Madison Cawthorn implicated in potential insider trading scheme, experts say

EXCLUSIVE — Rep. Madison Cawthorn may have violated federal insider trading laws as he hyped up an alleged pump-and-dump cryptocurrency scheme, multiple watchdog groups told the Washington Examiner.

On Dec. 29, the beleaguered North Carolina congressman posed at a party with James Koutoulas, a hedge fund manager and the ringleader of the Let’s Go Brandon cryptocurrency, a meme coin set up in the wake of the chant mocking President Joe Biden.

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“LGB legends. … Tomorrow we go to the moon!” Cawthorn, who has stated publicly he owns the cryptocurrency, posted on Instagram in response to the picture posted on Koutoulas’s Instagram page.

The next day, LGBCoin did exactly as the lawmaker predicted.

NASCAR driver Brandon Brown announced on Dec. 30 that the meme coin would be the primary sponsor of his 2022 season, causing LGBCoin’s value to spike by 75%. Brown’s statement featured comments from Koutoulas, who was pictured with Cawthorn just a few hours prior.

Multiple watchdog groups told the Washington Examiner that Cawthorn’s Dec. 29 Instagram post suggests the lawmaker may have had advanced nonpublic knowledge of LGBCoin’s deal with Brown. The watchdogs said the post, combined with Cawthorn’s statement that he owns LGBCoin, warrants an investigation from the Department of Justice and the Securities and Exchange Commission to determine whether the lawmaker violated federal insider trading laws.

“This looks really, really bad,” said Dylan Hedtler-Gaudette, the government affairs manager for Project on Government Oversight, a federal watchdog group. “This does look like a classic case of you got some insider information and acting on that information. And that’s illegal.”

“I think there’s probably a strong case here,” Hedtler-Gaudette added. “I don’t want to prejudge, but based on everything that’s out there, I think there is a very strong possibility that if someone is going to investigate this, they’re going to find something.”

Craig Holman, a government affairs lobbyist for Public Citizen, said if Cawthorn purchased LGBCoin before Dec. 30 with nonpublic knowledge of the cryptocurrency’s pending deal with Brown, that would constitute insider trading, a federal crime that can involve prison time.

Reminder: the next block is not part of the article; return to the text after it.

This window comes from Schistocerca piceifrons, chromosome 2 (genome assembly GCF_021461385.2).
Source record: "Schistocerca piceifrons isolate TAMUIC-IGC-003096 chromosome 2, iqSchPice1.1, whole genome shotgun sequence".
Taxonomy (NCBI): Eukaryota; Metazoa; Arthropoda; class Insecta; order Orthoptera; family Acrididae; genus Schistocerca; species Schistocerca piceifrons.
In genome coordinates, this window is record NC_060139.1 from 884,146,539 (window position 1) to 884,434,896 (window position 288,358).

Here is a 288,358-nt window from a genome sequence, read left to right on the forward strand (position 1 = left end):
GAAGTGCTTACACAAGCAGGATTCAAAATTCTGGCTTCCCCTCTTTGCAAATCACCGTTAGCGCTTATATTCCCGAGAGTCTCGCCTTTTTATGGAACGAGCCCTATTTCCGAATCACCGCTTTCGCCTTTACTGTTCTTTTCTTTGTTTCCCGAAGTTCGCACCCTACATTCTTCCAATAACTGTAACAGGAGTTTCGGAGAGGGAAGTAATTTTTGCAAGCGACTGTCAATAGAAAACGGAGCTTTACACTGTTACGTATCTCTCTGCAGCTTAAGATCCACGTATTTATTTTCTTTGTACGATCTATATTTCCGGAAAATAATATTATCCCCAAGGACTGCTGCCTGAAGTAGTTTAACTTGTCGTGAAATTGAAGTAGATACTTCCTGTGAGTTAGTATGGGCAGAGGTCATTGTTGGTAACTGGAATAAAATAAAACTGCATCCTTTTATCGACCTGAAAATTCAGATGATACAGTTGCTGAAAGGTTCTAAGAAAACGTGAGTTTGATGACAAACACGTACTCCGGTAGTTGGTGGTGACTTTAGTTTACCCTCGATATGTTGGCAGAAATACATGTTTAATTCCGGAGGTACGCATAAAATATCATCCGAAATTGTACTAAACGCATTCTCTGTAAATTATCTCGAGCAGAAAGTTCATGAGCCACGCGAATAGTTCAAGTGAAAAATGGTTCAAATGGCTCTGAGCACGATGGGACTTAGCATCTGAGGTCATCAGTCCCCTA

Immediately following Brown’s Dec. 30 announcement, the value of all LGBCoin in circulation eclipsed $570 million. By the end of January, the market cap of the meme coin dropped to $0.

Koutoulas said in a Feb. 20 livestream that two factors led to LGBCoin’s precipitous decline: First, NASCAR rejected LGBCoin’s sponsorship deal with Brown on Jan. 4, and then later that month, unidentified insiders that owned an outsize share of the coin dumped all their holdings at once, causing the coin’s market value to evaporate.

The swift rise and fall of the meme coin led one jilted investor to file a class-action lawsuit in April accusing Koutoulas and other LGBCoin insiders of using the digital currency to orchestrate a pump-and-dump scheme.

While Cawthorn isn’t named as a defendant in the class-action lawsuit, he is identified as one of the coin’s celebrity endorsers that helped Koutoulas inflate LGBCoin’s market value before the rug was pulled.

Koutoulas relaunched LGBCoin in February, claiming the second iteration of the meme coin came with restrictions preventing “whales,” or people with significant holdings in the coin, from offloading all their coins at once.

Since its relaunch in February, LGBCoin has traded around 95% below the peak price set in late December.

Despite the poor performance of the meme coin, Cawthorn has continued to tour the nation with Koutoulas, promote his ownership of the coin, and urge his followers to purchase the asset.